Basically, Tokyo Japanese seems to use pitch on top of an underlying accent system, similar to the way we use stress in English; for example, contrasting verbs and nouns based purely on stress, but in Japanese these pitch accents seem to rarely result in minimal pairs. However, this is only for Tokyo Japanese, and the Osaka dialect, for example, often uses a pitch pattern opposite to that used by the Tokyo Japanese, giving them a distinct accent. Each dialect seems to be radically different with regard to these features, and though Tokyo Japanese appears to be, technically, a tonal language, other dialects may not be. Some examples of these differences from the link I can't send you:

    Fukushima Japanese ([-lexical tones]) and Tokyo Japanese ([+lexical tones, +accent]) are common in that they have a feature [+dephrasing]. Also, Kobayashi Japanese ([-lexical tones]) shares a feature [-dephrasing] with Osaka Japanese ([+lexical tones, +accent]) and Kagoshima Japanese ([+lexical tones, -accent]).

    I hope this is helpful!
    Very interesting!

    Your comments have made me try and recall where I think that I saw this thing about pitch being noncontrastive.

    I think (although I am not certain) that it was in the book 'Introduction to Japanese Linguistics' by Tsujimura that I read that Japanese is a pitch accent language and that pitch is noncontrastive as it is predictable by the environment in which it occurs. But I may be totally wrong as I have a very bad memory...!

    Thanks for your help in this. Much appreciated.
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    Well, I know from experience that it's possible to get laughed at for using the wrong pitch, but almost impossible to be misunderstood. Though the example with white/castle is a pretty good one; if you were commenting on a white castle, using the wrong pitch would result in a misunderstanding. It is certainly not contrastive on the level of Mandarin, but it does have minimal pairs in the same lexical category, i.e. "hashi" 橋 and 箸, which are both nouns, and then there's 端, "end of the street", which I think matches "chopsticks" if I remember correctly. So chopsticks and end would be homophones, but bridge isn't. Anyway, pitch is important enough that I have been finding it increasingly annoying that no dictionary I've found marks pitch, and I have to figure it out from listening to others and copying them, and because English speakers are not equipped to hear lexical tones, we often screw it up. This has been the topic of several international poker games here. Glad I could be of a little assistance. Maybe a pro linguist will set us straight on the issue.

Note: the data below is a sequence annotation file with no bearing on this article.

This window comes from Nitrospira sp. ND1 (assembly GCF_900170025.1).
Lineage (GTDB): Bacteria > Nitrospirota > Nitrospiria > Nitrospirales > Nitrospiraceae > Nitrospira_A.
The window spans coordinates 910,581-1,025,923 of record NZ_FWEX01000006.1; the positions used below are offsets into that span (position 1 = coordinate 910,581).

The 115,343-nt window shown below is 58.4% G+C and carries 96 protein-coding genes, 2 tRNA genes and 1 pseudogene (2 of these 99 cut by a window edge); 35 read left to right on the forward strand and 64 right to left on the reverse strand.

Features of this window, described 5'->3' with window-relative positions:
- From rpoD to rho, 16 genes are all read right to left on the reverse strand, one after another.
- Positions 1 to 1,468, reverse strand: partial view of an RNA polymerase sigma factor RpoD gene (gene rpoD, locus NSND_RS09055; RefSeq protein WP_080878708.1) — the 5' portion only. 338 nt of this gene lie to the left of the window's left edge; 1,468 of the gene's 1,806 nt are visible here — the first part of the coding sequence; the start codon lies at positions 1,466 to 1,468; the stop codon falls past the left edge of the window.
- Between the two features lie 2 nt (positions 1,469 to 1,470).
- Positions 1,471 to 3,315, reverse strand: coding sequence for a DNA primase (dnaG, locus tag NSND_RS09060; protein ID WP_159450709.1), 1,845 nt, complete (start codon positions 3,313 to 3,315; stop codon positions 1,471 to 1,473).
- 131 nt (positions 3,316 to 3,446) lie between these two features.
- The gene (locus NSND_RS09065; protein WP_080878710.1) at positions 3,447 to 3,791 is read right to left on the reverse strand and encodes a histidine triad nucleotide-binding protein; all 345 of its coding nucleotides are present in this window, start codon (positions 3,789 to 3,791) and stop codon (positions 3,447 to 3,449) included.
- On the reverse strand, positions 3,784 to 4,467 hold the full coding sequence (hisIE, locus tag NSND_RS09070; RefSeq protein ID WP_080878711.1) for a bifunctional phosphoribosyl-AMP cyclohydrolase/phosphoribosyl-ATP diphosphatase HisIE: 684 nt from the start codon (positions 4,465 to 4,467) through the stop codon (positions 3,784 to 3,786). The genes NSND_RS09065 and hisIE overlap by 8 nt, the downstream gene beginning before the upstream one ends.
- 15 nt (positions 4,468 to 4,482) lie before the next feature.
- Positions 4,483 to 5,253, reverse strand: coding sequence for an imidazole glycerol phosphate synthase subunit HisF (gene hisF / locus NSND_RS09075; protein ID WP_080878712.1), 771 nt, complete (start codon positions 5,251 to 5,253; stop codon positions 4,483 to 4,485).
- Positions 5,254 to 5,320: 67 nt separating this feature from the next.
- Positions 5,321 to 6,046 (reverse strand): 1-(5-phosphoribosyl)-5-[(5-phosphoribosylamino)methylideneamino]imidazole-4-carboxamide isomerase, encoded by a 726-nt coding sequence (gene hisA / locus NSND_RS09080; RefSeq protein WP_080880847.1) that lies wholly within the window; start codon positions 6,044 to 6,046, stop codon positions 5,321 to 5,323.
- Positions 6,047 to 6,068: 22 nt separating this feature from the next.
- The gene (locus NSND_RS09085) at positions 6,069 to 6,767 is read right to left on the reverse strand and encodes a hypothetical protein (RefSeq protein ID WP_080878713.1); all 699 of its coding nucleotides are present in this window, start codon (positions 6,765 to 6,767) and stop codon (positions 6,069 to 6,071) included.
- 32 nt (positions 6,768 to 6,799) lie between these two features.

I've tried looking a bit more into this. I understand that you might be interested in this purely from a theoretical point of view, but as for learning a pitch accent language I don't think trying to apply rules to how pitch works is very fruitful. Even if we rarely reflect over the mechanics of the language we speak when speaking it, pitch is probably one of the most subconscious features. People without some interest in studying language usually aren't even aware that they have it and use it. Using the wrong pitch sounds off, but ascribing it to not following the rules of pitch would take someone with at least some knowledge of linguistics (this is true of Norwegian at least).

    One thing that did catch my eye was that pitch distribution can vary depending on the surrounding words in a sentence. I assume this is what gave you the idea of pitch being a noncontrastive feature. If you pointed out to someone that they changed the pitch of a certain word due to the surrounding words I'm guessing a native speaker would simply say that it came naturally to them to do so in that context. I doubt altering pitch due to this "rule" is done very consciously. I'm assuming it has more to do with the flow of the language. I'd love to hear a native speakers thoughts on this though.

    Apart from being aware of pitch as a feature to start with, and especially the words that change meaning due to pitch, I think trying to pick it up bit by bit from listening probably is the best idea. Applying rules to use sounds like an overwhelming task to me. It's hard for me to judge how hard this approach would be for you though.

    Again, don't consider this to be true in any way. I'm just trying to make some sense of it based on how I feel about my own native use of pitch. I'm nowhere near competent to tell exactly how it works in Japanese. As for dictionaries I heard the Pocket Kenkyusha might be of some help with this, but I don't own one myself.